Formosa Plastics Group’s (FPG, 台塑集團) corporate governance could see a ratings downgrade by the stock exchange regulator, after the group confirmed yesterday that several executives and employees had resigned amid a bribery scandal.
In addition, the conglomerate’s oversight might affect its major subsidiaries’ capital increase applications in the future, the Securities and Futures Bureau said.
“We will express our reservations toward FPG subsidiaries’ future capital increase applications if criminal charges are filed against those executives,” a bureau official who declined to be named said by telephone, after the group was engulfed in the biggest bribery scandal in its 61-year history.
Market watchers said a reduction of the group’s corporate governance rating by the Taiwan Stock Exchange (TWSE) could affect state-run funds' attitude towards shares of its subsidiaries.
“All appropriate actions will be taken,” TWSE Chairman Lee Sush-der (李述德) said yesterday, without elaborating.
About 20 executives of the group’s Formosa Plastics Corp (台塑), Formosa Chemicals & Fibre Corp (台灣化學纖維) and Nan Ya Plastics Corp (南亞塑膠) are said to be involved in the scandal.
However, as the scandal is considered an internal matter, the Financial Supervisory Commission will not step in and initiate tangible measures against the group in the absence of criminal convictions against the executives for breach of trust and for breaking the Securities and Exchange Act (證券交易法), the bureau official said.
Shares of the group’s major subsidiaries dropped in Taipei trading yesterday on the bribery news, prompting speculation regulators would suspend their trading.
“According to revised guidelines, [the situation] does not warrant a halt in the trading of FPG shares,” TWSE corporate communications department associate Vivien Hou (侯采雯) said.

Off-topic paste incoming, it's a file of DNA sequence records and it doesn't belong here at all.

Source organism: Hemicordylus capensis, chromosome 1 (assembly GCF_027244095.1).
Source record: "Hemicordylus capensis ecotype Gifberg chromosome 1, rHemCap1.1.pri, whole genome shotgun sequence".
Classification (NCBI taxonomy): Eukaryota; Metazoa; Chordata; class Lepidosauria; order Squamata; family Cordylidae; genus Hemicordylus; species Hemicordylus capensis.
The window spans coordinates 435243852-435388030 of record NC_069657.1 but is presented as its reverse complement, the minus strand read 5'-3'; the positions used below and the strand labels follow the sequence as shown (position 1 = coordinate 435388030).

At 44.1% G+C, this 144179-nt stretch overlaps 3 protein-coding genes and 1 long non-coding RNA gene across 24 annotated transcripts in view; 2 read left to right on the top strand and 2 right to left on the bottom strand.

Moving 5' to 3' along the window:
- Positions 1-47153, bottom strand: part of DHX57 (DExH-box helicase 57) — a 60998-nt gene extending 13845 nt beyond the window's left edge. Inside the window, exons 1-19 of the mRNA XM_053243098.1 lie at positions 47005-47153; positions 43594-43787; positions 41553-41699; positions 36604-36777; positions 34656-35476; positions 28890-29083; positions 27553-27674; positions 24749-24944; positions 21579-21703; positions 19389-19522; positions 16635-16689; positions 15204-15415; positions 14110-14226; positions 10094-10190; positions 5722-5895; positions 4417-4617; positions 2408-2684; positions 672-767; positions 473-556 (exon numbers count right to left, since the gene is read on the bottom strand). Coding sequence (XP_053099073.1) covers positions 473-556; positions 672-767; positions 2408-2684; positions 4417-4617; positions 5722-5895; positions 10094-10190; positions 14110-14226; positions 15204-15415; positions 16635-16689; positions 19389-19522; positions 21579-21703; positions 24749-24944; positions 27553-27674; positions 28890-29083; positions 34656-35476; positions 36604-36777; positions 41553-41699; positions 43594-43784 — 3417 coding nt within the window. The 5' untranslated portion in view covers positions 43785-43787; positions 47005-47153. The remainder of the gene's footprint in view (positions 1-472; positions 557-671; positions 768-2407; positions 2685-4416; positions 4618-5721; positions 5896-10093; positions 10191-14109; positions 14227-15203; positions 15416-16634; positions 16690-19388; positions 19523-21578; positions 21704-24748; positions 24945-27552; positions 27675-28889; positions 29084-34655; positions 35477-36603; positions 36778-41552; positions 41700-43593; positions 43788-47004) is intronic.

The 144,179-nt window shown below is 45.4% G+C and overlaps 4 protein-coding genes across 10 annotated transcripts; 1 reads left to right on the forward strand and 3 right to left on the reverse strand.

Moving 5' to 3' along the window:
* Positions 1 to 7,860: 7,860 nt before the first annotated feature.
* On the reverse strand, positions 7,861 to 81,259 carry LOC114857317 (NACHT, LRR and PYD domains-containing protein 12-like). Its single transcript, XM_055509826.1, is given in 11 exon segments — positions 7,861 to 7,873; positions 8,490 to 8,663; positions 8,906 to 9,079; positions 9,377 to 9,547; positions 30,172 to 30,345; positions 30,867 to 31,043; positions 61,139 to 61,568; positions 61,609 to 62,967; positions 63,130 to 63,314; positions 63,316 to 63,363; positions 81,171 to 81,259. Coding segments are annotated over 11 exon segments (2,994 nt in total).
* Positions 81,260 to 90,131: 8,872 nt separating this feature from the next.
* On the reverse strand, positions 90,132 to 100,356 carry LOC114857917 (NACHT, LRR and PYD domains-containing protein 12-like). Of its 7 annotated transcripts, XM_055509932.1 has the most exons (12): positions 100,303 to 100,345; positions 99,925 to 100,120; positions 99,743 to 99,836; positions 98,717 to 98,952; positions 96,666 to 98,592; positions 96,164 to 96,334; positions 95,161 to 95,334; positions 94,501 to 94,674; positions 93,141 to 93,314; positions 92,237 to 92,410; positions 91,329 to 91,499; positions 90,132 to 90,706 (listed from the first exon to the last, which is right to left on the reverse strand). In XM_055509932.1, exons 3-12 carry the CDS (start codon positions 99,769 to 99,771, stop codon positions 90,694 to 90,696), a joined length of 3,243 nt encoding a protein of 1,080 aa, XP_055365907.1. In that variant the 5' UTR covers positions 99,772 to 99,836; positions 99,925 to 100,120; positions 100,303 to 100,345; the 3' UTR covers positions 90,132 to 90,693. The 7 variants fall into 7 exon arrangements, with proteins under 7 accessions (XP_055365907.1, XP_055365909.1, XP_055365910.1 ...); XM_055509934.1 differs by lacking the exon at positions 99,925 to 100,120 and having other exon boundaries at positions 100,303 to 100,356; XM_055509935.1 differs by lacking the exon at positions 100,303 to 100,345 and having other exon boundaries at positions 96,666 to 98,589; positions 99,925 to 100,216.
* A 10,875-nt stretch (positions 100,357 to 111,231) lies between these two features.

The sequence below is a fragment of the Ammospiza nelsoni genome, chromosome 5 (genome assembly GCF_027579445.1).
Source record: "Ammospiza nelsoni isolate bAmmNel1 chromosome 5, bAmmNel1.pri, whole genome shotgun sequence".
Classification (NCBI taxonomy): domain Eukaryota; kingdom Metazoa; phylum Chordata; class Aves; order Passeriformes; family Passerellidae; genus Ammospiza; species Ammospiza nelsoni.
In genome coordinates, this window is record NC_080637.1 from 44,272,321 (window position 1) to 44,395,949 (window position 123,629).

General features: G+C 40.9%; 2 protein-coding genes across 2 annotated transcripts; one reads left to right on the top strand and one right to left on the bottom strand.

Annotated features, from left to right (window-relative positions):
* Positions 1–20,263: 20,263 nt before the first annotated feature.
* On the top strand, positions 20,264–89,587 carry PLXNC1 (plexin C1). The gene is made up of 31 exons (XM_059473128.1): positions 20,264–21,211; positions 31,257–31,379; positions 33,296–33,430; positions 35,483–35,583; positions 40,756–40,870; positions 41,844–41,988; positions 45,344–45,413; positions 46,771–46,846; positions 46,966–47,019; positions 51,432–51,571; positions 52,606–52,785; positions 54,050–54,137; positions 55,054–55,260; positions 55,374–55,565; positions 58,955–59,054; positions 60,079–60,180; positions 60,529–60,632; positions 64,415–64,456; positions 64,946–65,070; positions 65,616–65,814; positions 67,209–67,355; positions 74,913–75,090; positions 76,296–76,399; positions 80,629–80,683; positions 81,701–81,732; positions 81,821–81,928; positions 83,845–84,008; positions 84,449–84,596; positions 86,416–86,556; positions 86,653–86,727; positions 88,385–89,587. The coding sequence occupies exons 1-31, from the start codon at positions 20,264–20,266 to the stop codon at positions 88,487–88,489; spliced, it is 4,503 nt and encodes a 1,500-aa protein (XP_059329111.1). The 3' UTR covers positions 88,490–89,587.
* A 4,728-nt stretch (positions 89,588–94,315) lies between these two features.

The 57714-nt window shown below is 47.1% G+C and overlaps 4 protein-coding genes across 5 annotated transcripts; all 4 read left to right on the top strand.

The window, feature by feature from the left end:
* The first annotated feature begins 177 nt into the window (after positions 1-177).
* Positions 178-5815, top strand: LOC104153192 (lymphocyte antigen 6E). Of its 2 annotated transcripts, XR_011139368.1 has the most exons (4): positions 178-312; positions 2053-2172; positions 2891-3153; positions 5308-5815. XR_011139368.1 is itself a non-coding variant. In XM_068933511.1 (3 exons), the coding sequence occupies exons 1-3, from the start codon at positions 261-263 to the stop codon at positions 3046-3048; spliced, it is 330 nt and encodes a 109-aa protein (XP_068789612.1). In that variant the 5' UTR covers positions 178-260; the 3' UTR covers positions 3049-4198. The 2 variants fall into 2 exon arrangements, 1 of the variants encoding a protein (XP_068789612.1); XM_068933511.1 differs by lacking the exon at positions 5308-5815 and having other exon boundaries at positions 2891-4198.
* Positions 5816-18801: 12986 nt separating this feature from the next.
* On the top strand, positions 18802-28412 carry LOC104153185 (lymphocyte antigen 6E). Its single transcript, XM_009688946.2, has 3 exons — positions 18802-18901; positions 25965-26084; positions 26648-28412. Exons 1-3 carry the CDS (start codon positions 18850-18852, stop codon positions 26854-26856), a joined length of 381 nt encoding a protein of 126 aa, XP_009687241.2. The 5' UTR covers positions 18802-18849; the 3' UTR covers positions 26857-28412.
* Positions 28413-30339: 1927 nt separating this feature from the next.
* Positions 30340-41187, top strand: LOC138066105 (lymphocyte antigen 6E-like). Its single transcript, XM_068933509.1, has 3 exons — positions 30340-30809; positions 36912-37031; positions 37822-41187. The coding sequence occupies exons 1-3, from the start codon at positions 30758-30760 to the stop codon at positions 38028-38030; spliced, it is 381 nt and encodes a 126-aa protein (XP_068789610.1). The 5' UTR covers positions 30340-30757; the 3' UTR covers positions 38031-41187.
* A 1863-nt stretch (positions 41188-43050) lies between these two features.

Trading is only halted to prevent prolonged disruptions and uncertainty in the market when companies are unable to provide immediate verification of major issues affecting trading of their shares, Hou said.
Since the group has been forthcoming with disclosures regarding the matter and the case has been submitted to prosecutors, the situation does not warrant a halt in the trading of FPG shares, Hou said.
Last month, the legislature approved a mechanism that is allows trading suspensions if a listed company is hit by scandals or has material information that could affect its share price. The new measure is to take effect on Jan. 15 next year.
Nonetheless, the group’s listed members are likely to face heightened scrutiny and audits in the future, as the case involved problematic internal governance involving the companies’ management, board of directors and accountants, Hou said.
Financial services company PricewaterhouseCoopers said that the ramifications of the FPG scandal will materialize next year when the TWSE releases its annual corporate governance report, pending the outcome of court rulings.
“FPG is currently a strong performer in terms of corporate governance, but we expect the company to take a hit in that category next year, in addition to diminished investor confidence,” PricewaterhouseCoopers sustainable development services chairman Daniel Chu (朱竹元) said.
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